June 18, 2002 11:00 pm

By The Associated Press

An air tanker that nose-dived in Northern California killing all three crew members was repaired four years ago for cracks in one wing, a representative of the plane's owner said Tuesday night.

The downed C-130A Hercules, operated under contract with the U.S. Forest Service, had just completed a pass over the blaze Monday when its wings snapped off and the fuselage plunged in Walker, Calif.

George Petterson, the lead National Transportation Safety Board investigator at the crash scene, said he was not aware of the earlier wing problem but that it would be examined.

‘‘I have no idea if that's related to what we've got,'' he said.

The nation's C-130A tankers, workhorse of the firefighting fleet, were grounded Tuesday in the midst of what could become one of the worst fire seasons in history.

The C-130A that crashed Monday was fighting the 15,000-acre Cannon fire north of Yosemite National Park. Investigators were trying to determine if a practice campfire set by Marine trainees started the blaze Saturday.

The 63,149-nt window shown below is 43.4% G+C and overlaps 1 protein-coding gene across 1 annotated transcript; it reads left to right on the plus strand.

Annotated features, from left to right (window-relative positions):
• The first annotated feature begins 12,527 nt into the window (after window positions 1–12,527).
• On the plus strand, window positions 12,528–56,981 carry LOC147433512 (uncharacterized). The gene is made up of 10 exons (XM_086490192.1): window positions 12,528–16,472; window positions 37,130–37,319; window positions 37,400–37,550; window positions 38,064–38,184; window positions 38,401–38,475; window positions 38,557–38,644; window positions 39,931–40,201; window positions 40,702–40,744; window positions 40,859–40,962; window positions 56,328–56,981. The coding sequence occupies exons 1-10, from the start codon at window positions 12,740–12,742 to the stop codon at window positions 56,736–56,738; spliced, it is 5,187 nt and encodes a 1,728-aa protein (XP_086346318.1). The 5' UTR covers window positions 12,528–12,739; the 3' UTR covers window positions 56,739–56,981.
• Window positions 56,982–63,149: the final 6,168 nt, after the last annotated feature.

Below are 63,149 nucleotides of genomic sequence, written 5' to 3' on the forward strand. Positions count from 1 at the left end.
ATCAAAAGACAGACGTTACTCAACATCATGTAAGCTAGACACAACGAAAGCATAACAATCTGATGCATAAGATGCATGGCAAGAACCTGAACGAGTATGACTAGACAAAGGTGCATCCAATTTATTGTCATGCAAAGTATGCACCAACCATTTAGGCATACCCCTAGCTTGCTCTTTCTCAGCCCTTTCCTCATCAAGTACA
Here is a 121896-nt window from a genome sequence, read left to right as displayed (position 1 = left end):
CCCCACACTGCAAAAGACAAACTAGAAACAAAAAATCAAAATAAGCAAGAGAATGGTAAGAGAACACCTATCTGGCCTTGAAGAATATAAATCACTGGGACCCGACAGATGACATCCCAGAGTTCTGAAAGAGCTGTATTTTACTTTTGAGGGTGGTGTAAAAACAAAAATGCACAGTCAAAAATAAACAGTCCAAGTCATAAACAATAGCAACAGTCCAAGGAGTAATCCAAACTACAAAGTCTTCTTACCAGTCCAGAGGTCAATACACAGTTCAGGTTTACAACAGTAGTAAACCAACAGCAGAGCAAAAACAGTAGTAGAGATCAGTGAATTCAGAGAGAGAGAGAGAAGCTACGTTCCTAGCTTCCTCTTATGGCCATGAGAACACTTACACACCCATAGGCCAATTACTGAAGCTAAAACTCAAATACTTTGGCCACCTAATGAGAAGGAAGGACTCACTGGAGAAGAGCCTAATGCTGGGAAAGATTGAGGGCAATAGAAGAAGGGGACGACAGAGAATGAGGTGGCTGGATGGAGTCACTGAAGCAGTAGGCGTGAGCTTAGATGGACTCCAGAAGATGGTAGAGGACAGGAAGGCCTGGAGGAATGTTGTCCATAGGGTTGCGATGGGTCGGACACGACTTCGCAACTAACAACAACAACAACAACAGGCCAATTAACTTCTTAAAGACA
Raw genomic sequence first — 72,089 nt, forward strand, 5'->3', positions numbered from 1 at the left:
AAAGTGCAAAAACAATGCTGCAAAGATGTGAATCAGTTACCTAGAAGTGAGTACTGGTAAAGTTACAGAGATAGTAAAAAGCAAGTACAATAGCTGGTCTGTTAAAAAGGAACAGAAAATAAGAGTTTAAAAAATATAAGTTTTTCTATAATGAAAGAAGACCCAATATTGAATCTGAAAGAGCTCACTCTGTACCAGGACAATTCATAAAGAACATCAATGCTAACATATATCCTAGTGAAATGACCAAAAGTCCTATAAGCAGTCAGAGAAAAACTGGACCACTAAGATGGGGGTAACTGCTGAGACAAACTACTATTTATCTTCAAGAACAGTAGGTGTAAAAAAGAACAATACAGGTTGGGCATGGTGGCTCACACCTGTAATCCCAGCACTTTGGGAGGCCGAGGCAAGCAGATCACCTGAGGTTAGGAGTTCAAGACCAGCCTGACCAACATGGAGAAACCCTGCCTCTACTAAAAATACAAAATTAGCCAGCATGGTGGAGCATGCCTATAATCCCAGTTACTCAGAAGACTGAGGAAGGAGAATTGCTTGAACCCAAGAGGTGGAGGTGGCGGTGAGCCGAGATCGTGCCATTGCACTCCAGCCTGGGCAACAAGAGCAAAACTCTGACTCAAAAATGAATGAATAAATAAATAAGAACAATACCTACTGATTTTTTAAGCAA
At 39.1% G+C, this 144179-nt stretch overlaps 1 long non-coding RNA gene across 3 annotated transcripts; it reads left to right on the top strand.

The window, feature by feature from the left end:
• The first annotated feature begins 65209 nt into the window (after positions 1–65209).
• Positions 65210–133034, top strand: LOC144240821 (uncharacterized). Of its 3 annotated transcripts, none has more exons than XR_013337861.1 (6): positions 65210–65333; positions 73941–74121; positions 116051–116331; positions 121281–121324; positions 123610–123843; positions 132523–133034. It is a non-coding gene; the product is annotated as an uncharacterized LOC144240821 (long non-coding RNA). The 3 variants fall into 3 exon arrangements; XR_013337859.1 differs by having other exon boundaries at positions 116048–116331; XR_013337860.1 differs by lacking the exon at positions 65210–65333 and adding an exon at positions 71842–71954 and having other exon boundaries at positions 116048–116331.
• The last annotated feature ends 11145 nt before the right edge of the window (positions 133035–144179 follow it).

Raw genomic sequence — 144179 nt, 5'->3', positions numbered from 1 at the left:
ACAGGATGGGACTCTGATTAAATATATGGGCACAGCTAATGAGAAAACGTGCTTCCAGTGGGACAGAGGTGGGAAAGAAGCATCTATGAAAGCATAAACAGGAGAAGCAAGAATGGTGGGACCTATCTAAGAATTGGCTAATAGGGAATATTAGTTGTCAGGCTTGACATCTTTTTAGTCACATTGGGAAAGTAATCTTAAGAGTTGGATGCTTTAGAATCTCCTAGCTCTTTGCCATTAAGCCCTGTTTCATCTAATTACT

The plane's operator, Hawkins & Powers Aviation Inc., notified the Federal Aviation Administration in April 1998 that an inspection discovered two 1-inch cracks in the surface or ‘‘skin'' of one of Lockheed-built plane's wings, according to an FAA document obtained by The Associated Press.

In the Service Difficulty Report, Hawkins & Powers described the cracks as near a rivet hole on the bottom of a wing. The damage was repaired and no subsequent problems were reported, a company employee said Tuesday night.

‘‘All I can tell you is there were some wing repairs done to the aircraft. I don't know the extent of that,'' said Diane Nuttall, an administrative assistant at Hawkins & Powers in Greybull, Wyo. She did not know when the repair work was done.

Records show the 46-year-old aircraft passed its last major inspection in October.